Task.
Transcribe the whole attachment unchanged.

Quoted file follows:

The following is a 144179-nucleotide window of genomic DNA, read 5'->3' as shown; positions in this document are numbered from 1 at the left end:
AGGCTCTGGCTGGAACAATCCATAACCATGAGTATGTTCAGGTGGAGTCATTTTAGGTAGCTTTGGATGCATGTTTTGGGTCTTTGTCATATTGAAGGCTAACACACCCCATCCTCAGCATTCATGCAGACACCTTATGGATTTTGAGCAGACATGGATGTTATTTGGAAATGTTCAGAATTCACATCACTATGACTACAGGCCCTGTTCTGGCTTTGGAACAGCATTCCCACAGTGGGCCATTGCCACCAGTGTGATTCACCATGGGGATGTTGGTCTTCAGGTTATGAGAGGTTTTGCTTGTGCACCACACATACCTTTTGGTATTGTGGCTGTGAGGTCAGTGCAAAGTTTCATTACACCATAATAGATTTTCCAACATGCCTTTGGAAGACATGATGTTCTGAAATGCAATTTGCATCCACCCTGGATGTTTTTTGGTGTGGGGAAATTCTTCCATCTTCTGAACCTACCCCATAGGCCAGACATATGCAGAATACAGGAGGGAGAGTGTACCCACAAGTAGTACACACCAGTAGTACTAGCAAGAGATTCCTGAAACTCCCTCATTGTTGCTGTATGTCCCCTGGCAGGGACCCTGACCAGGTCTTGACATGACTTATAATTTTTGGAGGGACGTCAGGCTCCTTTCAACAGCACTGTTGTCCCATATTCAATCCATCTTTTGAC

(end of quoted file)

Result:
The following is a 144179-nucleotide window of genomic DNA, read 5'->3' as shown; positions in this document are numbered from 1 at the left end:
AGGCTCTGGCTGGAACAATCCATAACCATGAGTATGTTCAGGTGGAGTCATTTTAGGTAGCTTTGGATGCATGTTTTGGGTCTTTGTCATATTGAAGGCTAACACACCCCATCCTCAGCATTCATGCAGACACCTTATGGATTTTGAGCAGACATGGATGTTATTTGGAAATGTTCAGAATTCACATCACTATGACTACAGGCCCTGTTCTGGCTTTGGAACAGCATTCCCACAGTGGGCCATTGCCACCAGTGTGATTCACCATGGGGATGTTGGTCTTCAGGTTATGAGAGGTTTTGCTTGTGCACCACACATACCTTTTGGTATTGTGGCTGTGAGGTCAGTGCAAAGTTTCATTACACCATAATAGATTTTCCAACATGCCTTTGGAAGACATGATGTTCTGAAATGCAATTTGCATCCACCCTGGATGTTTTTTGGTGTGGGGAAATTCTTCCATCTTCTGAACCTACCCCATAGGCCAGACATATGCAGAATACAGGAGGGAGAGTGTACCCACAAGTAGTACACACCAGTAGTACTAGCAAGAGATTCCTGAAACTCCCTCATTGTTGCTGTATGTCCCCTGGCAGGGACCCTGACCAGGTCTTGACATGACTTATAATTTTTGGAGGGACGTCAGGCTCCTTTCAACAGCACTGTTGTCCCATATTCAATCCATCTTTTGAC